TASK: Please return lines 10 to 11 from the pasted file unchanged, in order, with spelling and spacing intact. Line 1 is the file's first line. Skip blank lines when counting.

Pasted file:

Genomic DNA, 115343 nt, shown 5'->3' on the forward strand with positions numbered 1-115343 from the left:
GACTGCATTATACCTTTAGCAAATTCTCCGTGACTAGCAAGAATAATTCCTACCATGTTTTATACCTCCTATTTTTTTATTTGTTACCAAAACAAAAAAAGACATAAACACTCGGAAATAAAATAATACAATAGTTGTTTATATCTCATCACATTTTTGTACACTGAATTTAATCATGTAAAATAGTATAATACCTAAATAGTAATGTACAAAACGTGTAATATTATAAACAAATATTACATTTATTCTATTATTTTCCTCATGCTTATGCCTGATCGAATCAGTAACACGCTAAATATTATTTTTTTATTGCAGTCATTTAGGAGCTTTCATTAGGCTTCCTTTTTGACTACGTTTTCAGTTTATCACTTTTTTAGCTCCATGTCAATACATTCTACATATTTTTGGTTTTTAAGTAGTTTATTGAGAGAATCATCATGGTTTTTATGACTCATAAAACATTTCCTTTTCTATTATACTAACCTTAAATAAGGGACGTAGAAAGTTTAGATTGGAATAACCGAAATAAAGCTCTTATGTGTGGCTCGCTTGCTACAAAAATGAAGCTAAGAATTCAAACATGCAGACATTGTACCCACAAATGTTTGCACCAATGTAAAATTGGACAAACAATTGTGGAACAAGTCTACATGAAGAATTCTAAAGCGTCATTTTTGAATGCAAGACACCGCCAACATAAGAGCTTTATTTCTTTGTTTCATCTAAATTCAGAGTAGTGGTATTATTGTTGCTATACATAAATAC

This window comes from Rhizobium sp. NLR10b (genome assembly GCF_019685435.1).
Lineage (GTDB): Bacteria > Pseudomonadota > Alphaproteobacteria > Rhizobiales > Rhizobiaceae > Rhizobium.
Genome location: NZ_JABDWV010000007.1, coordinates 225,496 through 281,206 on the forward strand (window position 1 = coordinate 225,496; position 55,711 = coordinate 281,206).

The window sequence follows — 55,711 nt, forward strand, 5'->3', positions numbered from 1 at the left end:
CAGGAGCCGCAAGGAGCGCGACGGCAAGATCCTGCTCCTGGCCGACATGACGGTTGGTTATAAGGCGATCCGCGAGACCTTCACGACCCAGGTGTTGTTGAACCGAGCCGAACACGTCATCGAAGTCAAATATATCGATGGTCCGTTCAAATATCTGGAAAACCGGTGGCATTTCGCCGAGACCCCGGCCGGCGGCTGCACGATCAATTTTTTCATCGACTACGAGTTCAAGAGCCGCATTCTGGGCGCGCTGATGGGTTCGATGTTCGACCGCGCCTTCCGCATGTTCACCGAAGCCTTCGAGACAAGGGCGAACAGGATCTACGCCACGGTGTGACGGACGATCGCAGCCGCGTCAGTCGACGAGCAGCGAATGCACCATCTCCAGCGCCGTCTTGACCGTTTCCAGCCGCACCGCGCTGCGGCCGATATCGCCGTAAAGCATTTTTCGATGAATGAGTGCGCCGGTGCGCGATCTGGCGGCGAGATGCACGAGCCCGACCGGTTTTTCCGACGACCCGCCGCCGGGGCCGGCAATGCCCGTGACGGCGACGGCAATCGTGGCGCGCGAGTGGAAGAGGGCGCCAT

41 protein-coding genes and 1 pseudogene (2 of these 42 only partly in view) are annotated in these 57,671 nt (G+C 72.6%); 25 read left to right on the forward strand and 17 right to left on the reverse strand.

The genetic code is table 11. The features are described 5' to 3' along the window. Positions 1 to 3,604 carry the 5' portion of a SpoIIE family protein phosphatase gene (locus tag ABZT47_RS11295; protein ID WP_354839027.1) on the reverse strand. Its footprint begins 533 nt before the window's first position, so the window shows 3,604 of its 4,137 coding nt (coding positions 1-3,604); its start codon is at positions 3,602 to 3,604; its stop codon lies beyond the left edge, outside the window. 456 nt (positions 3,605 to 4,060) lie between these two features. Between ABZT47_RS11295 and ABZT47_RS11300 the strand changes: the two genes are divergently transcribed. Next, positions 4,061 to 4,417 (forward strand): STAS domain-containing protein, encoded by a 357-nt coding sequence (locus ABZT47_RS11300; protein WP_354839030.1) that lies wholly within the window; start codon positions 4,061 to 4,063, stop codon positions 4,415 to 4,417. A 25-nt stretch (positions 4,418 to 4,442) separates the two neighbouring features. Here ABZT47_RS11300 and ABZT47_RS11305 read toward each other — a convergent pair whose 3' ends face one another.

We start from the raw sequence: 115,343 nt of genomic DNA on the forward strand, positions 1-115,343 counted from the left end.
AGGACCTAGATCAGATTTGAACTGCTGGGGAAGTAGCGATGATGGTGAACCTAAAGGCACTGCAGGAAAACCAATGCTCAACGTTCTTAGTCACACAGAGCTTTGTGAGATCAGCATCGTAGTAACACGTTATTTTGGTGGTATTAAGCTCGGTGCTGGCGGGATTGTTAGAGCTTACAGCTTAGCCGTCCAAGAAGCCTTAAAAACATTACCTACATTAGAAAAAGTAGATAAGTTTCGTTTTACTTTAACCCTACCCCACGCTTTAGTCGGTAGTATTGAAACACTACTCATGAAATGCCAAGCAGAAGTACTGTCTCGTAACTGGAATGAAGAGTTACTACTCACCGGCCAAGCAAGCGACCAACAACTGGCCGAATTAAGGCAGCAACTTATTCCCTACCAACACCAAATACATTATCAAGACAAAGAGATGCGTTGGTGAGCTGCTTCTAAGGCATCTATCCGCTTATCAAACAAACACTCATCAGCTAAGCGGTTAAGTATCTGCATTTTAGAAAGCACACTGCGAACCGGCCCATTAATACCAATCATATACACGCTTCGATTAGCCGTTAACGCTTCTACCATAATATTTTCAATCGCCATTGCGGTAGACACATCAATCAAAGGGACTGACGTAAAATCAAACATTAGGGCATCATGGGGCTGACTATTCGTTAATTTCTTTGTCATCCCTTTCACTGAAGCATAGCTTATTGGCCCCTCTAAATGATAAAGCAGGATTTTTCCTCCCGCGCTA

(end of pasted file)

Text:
We start from the raw sequence: 115,343 nt of genomic DNA on the forward strand, positions 1-115,343 counted from the left end.
AGGACCTAGATCAGATTTGAACTGCTGGGGAAGTAGCGATGATGGTGAACCTAAAGGCACTGCAGGAAAACCAATGCTCAACGTTCTTAGTCACACAGAGCTTTGTGAGATCAGCATCGTAGTAACACGTTATTTTGGTGGTATTAAGCTCGGTGCTGGCGGGATTGTTAGAGCTTACAGCTTAGCCGTCCAAGAAGCCTTAAAAACATTACCTACATTAGAAAAAGTAGATAAGTTTCGTTTTACTTTAACCCTACCCCACGCTTTAGTCGGTAGTATTGAAACACTACTCATGAAATGCCAAGCAGAAGTACTGTCTCGTAACTGGAATGAAGAGTTACTACTCACCGGCCAAGCAAGCGACCAACAACTGGCCGAATTAAGGCAGCAACTTATTCCCTACCAACACCAAATACATTATCAAGACAAAGAGATGCGTTGGTGAGCTGCTTCTAAGGCATCTATCCGCTTATCAAACAAACACTCATCAGCTAAGCGGTTAAGTATCTGCATTTTAGAAAGCACACTGCGAACCGGCCCATTAATACCAATCATATACACGCTTCGATTAGCCGTTAACGCTTCTACCATAATATTTTCAATCGCCATTGCGGTAGACACATCAATCAAAGGGACTGACGTAAAATCAAACATTAGGGCATCATGGGGCTGACTATTCGTTAATTTCTTTGTCATCCCTTTCACTGAAGCATAGCTTATTGGCCCCTCTAAATGATAAAGCAGGATTTTTCCTCCCGCGCTA